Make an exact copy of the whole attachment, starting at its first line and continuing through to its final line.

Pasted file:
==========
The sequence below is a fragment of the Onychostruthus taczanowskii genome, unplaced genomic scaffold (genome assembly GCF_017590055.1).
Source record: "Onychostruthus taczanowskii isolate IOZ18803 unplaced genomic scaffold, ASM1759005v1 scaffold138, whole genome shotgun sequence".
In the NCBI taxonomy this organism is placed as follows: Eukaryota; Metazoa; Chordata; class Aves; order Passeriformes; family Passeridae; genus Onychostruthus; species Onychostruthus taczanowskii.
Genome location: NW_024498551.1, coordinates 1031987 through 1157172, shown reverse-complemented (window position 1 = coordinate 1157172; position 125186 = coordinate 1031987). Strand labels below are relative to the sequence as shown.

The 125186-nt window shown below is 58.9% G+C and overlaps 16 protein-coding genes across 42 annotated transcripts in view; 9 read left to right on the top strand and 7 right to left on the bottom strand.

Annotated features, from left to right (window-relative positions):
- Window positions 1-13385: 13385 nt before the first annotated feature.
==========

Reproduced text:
The sequence below is a fragment of the Onychostruthus taczanowskii genome, unplaced genomic scaffold (genome assembly GCF_017590055.1).
Source record: "Onychostruthus taczanowskii isolate IOZ18803 unplaced genomic scaffold, ASM1759005v1 scaffold138, whole genome shotgun sequence".
In the NCBI taxonomy this organism is placed as follows: Eukaryota; Metazoa; Chordata; class Aves; order Passeriformes; family Passeridae; genus Onychostruthus; species Onychostruthus taczanowskii.
Genome location: NW_024498551.1, coordinates 1031987 through 1157172, shown reverse-complemented (window position 1 = coordinate 1157172; position 125186 = coordinate 1031987). Strand labels below are relative to the sequence as shown.

The 125186-nt window shown below is 58.9% G+C and overlaps 16 protein-coding genes across 42 annotated transcripts in view; 9 read left to right on the top strand and 7 right to left on the bottom strand.

Annotated features, from left to right (window-relative positions):
- Window positions 1-13385: 13385 nt before the first annotated feature.